Replacing sugar in baked foods means bringing, first and foremost, sweetness. But some sweeteners lack the functionality of sugar, which adds to texture, browning, binding and mouthfeel, among other attributes.
“Stevia and monk fruit are wonderful high-intensity sweeteners,” said Thom King, chief executive officer and food scientist at Icon Foods. “On their own they can be challenging to work with, but in concert with low-intensity sweeteners such as allulose and erythritol, they work very well. This is where it is best to work with a formulator who has vast experience in clean label sugar reduction.”
Stevia, which is extracted from a plant, is a strong sweetener, which means it can be effective in low amounts, and it has several versions.
It is 30 to 150 times sweeter than sugar, depending on the product, explained Yanling Yin, PhD, and director of bakery application at Corbion.
“When you’re using sweeteners, you cannot use too much,” she said. “The sweetness you perceive is a different type of sweetness. With a regular cane sugar, you can taste sweetness right away. Some sweeteners don’t give you that initial sweetness. They come out later after chewing. It’s a different type of perception, and if you use a high level, people don’t like it. They’re not used to it.”
Dr. Yin said that stevia can be used like regular sugar for sweetness, but she cautioned that it can be used to replace only about 20% of the sugar in sweet baked goods because it won’t provide other functionalities of regular sugar. There are several versions of stevia available, including newer versions that offer improved sweetness and flavor compared to earlier versions.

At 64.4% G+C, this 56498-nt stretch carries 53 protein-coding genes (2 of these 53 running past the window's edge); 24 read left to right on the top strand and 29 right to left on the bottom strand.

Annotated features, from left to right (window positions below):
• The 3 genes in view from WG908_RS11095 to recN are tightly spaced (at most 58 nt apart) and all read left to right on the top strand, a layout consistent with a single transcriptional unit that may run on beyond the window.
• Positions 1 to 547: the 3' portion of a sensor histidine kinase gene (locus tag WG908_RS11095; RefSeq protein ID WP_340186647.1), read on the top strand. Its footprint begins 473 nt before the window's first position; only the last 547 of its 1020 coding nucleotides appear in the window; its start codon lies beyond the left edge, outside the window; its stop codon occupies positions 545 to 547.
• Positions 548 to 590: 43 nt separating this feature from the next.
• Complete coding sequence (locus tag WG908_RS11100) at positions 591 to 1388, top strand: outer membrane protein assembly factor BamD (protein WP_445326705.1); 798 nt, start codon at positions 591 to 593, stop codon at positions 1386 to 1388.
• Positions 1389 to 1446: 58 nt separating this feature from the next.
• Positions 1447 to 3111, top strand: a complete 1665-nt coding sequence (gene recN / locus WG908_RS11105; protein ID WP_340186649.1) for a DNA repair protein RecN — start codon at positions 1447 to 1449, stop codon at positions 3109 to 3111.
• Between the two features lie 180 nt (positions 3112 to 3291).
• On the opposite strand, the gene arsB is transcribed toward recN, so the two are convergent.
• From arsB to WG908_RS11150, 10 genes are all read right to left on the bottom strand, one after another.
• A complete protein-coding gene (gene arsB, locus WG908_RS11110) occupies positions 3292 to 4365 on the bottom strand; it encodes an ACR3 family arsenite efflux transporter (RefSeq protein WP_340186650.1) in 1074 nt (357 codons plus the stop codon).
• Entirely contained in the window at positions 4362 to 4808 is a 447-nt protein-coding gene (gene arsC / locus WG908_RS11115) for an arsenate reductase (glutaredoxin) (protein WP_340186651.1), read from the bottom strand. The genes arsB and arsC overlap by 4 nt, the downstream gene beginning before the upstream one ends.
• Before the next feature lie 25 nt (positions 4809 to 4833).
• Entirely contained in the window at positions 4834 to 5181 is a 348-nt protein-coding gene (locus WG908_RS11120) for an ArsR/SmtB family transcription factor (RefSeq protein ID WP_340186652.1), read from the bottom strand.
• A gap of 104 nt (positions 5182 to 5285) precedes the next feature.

“With stevia, there are so many different molecules/ingredients, and there is a wide range of functions and price points,” said Jackson Pillow, global marketing communications manager, sugar reduction and specialty sweeteners, Ingredion Inc. “Reb M has a very clean sugar-like taste but typically comes at a higher price point than Reb A. Ingredion helps food and beverage companies optimize for taste and performance to create the best value.”
Stevia and monk fruit don’t make up for the texture, bulk and functionality that sugar brings, so other ingredients are needed.
“For those properties, we often opt for Zerose erythritol, a natural, zero-calorie bulk sweetener and naturally sourced soluble fibers,” said Tim Christensen, certified master baker at Cargill. “Together, these ingredients help deliver the mouthfeel consumers expect. In many bakery applications, the combination of stevia, erythritol and soluble fibers can successfully replace the functionality of sugar, keep cost-of-use in check and deliver on consumer preferences.”
This article is an excerpt from the December 2021 issue of Baking & Snack. To read the entire feature on Sugar Reduction, click here.